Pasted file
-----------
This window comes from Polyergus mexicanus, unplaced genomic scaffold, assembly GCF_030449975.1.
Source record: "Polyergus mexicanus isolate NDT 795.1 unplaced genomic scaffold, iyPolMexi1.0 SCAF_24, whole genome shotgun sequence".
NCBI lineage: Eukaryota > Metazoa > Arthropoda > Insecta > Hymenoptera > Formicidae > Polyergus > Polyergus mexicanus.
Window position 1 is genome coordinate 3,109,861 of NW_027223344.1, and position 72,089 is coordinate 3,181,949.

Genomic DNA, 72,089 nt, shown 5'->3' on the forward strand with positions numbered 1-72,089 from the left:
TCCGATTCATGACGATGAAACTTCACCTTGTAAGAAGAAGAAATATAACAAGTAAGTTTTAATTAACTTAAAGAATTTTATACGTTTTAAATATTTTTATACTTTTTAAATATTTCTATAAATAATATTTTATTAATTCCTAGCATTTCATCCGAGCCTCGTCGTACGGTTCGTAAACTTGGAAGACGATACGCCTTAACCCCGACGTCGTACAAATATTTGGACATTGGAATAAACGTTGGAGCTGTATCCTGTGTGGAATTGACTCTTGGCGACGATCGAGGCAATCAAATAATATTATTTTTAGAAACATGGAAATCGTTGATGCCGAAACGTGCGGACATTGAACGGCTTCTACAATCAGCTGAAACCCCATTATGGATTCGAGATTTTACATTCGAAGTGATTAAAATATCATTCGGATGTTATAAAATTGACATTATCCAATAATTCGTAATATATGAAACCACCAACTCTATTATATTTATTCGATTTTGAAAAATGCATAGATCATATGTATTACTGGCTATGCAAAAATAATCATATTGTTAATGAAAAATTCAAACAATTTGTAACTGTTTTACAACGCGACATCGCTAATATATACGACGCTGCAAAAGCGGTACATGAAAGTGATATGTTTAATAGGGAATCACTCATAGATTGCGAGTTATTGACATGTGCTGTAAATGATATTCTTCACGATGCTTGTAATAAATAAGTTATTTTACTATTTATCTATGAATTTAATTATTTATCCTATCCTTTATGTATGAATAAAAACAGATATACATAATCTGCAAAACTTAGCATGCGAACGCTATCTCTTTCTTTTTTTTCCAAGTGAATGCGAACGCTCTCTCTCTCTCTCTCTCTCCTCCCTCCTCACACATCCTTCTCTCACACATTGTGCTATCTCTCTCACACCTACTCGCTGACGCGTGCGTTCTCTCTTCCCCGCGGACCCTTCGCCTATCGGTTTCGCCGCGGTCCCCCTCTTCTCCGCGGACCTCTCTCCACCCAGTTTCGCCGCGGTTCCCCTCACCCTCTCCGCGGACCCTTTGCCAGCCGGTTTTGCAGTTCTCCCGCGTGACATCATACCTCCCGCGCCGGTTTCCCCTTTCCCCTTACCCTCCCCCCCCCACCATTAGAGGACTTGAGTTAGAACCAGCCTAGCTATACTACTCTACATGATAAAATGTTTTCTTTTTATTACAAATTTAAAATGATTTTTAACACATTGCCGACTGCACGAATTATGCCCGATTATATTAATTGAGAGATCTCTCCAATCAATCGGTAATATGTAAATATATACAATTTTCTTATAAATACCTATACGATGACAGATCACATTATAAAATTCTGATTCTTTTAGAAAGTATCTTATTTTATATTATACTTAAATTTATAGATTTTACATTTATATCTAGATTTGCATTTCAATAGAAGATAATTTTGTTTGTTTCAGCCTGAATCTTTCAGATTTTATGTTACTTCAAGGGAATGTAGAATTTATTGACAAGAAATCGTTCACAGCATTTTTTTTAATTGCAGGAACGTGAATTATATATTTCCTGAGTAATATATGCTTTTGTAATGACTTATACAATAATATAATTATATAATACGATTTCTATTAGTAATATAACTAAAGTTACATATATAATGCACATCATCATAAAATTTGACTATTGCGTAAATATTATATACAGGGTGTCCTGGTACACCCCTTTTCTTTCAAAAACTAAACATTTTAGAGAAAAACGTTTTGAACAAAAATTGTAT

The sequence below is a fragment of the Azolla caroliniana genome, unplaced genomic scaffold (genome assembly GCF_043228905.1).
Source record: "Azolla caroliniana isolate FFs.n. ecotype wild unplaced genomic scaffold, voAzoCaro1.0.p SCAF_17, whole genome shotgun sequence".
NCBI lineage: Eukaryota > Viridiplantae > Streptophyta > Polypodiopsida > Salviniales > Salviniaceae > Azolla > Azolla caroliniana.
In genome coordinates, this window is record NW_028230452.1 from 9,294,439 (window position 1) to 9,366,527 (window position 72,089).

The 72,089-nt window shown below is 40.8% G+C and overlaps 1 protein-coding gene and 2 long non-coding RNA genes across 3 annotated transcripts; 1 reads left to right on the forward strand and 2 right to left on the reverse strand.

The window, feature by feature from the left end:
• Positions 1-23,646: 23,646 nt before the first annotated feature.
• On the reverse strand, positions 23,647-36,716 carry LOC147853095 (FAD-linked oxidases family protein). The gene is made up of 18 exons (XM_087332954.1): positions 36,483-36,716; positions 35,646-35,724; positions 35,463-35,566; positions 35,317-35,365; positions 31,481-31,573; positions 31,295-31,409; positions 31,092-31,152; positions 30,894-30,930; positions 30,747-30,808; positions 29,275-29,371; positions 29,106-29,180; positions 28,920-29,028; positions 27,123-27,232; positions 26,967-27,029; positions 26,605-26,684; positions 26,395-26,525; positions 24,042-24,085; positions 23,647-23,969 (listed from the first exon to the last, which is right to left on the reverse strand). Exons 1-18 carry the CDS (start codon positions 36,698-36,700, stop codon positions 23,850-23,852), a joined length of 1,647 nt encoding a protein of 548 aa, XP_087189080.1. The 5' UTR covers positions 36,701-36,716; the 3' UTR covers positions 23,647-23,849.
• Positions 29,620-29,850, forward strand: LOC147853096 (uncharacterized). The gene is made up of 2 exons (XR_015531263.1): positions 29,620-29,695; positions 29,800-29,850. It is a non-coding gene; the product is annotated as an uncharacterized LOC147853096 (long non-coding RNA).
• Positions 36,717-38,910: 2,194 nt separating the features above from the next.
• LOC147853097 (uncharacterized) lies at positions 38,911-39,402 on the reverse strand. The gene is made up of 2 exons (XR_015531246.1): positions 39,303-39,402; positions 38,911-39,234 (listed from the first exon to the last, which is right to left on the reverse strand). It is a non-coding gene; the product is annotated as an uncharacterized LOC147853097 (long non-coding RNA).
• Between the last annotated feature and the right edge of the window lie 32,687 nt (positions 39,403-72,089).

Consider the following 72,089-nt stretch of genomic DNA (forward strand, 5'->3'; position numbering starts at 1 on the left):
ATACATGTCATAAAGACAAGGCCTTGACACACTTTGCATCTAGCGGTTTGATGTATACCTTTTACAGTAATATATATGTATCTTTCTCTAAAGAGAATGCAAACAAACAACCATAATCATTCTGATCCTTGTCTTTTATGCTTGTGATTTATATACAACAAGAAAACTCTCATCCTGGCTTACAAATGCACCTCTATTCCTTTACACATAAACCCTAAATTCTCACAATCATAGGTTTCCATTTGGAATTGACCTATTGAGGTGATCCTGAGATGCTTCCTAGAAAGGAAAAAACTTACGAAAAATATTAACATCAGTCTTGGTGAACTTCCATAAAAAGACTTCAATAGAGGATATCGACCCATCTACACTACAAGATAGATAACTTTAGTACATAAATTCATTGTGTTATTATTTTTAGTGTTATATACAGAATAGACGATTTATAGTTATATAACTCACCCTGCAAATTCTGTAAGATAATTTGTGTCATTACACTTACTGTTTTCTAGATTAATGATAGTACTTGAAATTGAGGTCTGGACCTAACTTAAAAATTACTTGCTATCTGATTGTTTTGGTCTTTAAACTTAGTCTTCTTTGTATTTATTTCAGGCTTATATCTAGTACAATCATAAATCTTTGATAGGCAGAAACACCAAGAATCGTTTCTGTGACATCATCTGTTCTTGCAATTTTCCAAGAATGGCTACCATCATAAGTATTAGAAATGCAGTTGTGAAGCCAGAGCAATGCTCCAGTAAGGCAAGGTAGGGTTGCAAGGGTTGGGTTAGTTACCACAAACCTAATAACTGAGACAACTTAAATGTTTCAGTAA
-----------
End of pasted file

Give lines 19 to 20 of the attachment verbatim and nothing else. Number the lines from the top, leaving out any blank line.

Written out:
Consider the following 72,089-nt stretch of genomic DNA (forward strand, 5'->3'; position numbering starts at 1 on the left):
ATACATGTCATAAAGACAAGGCCTTGACACACTTTGCATCTAGCGGTTTGATGTATACCTTTTACAGTAATATATATGTATCTTTCTCTAAAGAGAATGCAAACAAACAACCATAATCATTCTGATCCTTGTCTTTTATGCTTGTGATTTATATACAACAAGAAAACTCTCATCCTGGCTTACAAATGCACCTCTATTCCTTTACACATAAACCCTAAATTCTCACAATCATAGGTTTCCATTTGGAATTGACCTATTGAGGTGATCCTGAGATGCTTCCTAGAAAGGAAAAAACTTACGAAAAATATTAACATCAGTCTTGGTGAACTTCCATAAAAAGACTTCAATAGAGGATATCGACCCATCTACACTACAAGATAGATAACTTTAGTACATAAATTCATTGTGTTATTATTTTTAGTGTTATATACAGAATAGACGATTTATAGTTATATAACTCACCCTGCAAATTCTGTAAGATAATTTGTGTCATTACACTTACTGTTTTCTAGATTAATGATAGTACTTGAAATTGAGGTCTGGACCTAACTTAAAAATTACTTGCTATCTGATTGTTTTGGTCTTTAAACTTAGTCTTCTTTGTATTTATTTCAGGCTTATATCTAGTACAATCATAAATCTTTGATAGGCAGAAACACCAAGAATCGTTTCTGTGACATCATCTGTTCTTGCAATTTTCCAAGAATGGCTACCATCATAAGTATTAGAAATGCAGTTGTGAAGCCAGAGCAATGCTCCAGTAAGGCAAGGTAGGGTTGCAAGGGTTGGGTTAGTTACCACAAACCTAATAACTGAGACAACTTAAATGTTTCAGTAA